What is Common Law Reasonable Notice of Termination?team
If an employee is dismissed from the workplace without cause, a key legal issue is the appropriate amount of notice the employee should receive notifying him or her that s/he is being dismissed.
Before we delve into this topic, remember that where an employee is dismissed for just cause (a high threshold for an employer to meet), the employee is not entitled to any notice. Also, if an employee is a federally regulated employee or is unionized, there are different rules that apply.
What does Ontario’s employment legislation say?
The responsibilities of employers and minimum rights of a provincial employee are outlined in legislation titled the Employment Standards Act (“ESA”).
The ESA and its regulations outline an employee’s minimum entitlements upon termination at Part XV. For instance, an employer cannot terminate an employee (who has been employed for at least 3 months) without giving the employee written notice of termination, or pay instead of this written notice.
This minimum amount of notice is generally 1 week of notice per year of service, up to a maximum of 8 weeks of notice or pay in lieu of notice. (Keep in mind that that there are variations to this, such as if an employer terminates 50 or more employees within a certain time period.)
To provide an example of how to apply the legislated requirements, if Susie has been employed by ABC Company for 4.5 years and ABC Company decides that they are going to terminate Susie’s employment cause, the minimum amount of written notice Susie must receive under the ESA is 4 weeks. That means ABC Company may tell Susie that her last day of work will be at the end of the month. Where an employee is required to continue working until the end date, s/he has been provided with “working notice”.
Alternatively, ABC Company may tell Susie that her last day is today, and provide her with 4 weeks of his compensation. This is an example of pay-in-lieu of working notice.
Many employers choose to provide a combination of working notice and pay-in-lieu. In addition to termination pay, certain long-term employees are also entitled to severance pay. For more information on entitlements upon termination, please review our previous article here: https://achkarlaw.com/entitlements-during-termination/
Other Legislations that Apply
If an employee is terminated for an illegal or discriminatory reason, then s/he may be entitled to a variety of other types of awards.
The Ontario Human Rights Code (the “Code”) protects the rights of employees and other types of workers to equal treatment in the workplace without discrimination, based on the listed grounds in the Code.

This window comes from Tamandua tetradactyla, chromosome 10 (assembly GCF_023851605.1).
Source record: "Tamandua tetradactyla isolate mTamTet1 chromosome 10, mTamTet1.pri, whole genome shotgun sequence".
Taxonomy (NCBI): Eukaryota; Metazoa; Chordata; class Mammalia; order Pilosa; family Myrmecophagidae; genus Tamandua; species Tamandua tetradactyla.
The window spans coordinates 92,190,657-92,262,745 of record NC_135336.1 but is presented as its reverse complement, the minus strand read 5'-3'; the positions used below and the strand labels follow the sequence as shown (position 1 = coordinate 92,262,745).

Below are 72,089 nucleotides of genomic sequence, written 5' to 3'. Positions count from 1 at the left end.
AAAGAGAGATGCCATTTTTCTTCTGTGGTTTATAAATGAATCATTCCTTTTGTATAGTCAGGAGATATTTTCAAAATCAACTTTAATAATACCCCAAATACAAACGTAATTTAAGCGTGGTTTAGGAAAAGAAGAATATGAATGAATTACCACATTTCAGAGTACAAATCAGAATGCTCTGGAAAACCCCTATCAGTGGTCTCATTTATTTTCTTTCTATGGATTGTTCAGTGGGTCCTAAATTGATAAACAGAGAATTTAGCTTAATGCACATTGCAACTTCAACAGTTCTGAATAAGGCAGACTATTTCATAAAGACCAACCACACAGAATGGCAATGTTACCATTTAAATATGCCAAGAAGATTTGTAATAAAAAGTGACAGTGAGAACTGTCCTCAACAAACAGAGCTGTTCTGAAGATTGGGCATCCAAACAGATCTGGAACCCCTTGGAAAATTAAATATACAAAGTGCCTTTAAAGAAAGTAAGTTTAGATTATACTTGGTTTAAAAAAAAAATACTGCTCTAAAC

If you suspect that you were terminated based on discriminatory reasons (e.g., related to your disability, race, age, gender, etc.), please seek legal advice right away.
What is Common Law and When Does it Apply?
Now that we have a basic understanding of what Ontario’s employment legislation says about termination, how does common law come into play?
Many employees are surprised to learn that they are not limited to the minimums in employment legislation. For an employee to be limited to receiving only the minimums in the ESA, the employee must have executed an enforceable employment contract that validly limits the notice amounts to those listed in the ESA.
Employers often attempt to limit an employee’s entitlements upon termination by including a provision in the employment contracted called a “termination clause”. There are countless cases that assess the validity of a termination clause, and many termination clauses have been found to be invalid.
Where an employer has not successfully limited the employee’s entitlements upon termination, the employee is typically entitled to reasonable notice at common law.
Common law refers to a body of unwritten laws that have developed over time through judges deciding cases. Where an employee is not limited to amounts in the ESA, the assessment of how much notice the employee should have received is based on previous legal cases and relevant factors. The range of notice an employee should receive, based on judge-made law, is what the phrase “reasonable notice at common law” generally means.
How to Assess Common Law Reasonable Notice
The assessment of what an employee is entitled to at common law is fact-specific and legally complex. Out of the hundreds of relevant factors, there are 5 common factors that are often cited in deciding how much common law notice an employee should receive. These are referred to as the Bardal factors, named after a 1960 case. These factors are:
- The nature and character of the employment;
- length of service;
- age of the employee, and
- the likelihood of securing similar employment considering the employee’s experience, training and qualifications.
Although these Bardal factors are commonly discussed, remember that they are a starting point. Determining reasonable notice at common law is art rather than a science. As such, it is recommended that you contact an experienced employment lawyer to assess your case and estimate what you may be entitled to upon termination.
If you are an employer looking to dismiss an employee, or an employee who has been dismissed, our team of experienced workplace lawyers at Achkar Law can help. Contact us by phone toll-free at +1 (800) 771-7882 or email us at [email protected] and we would be happy to assist.
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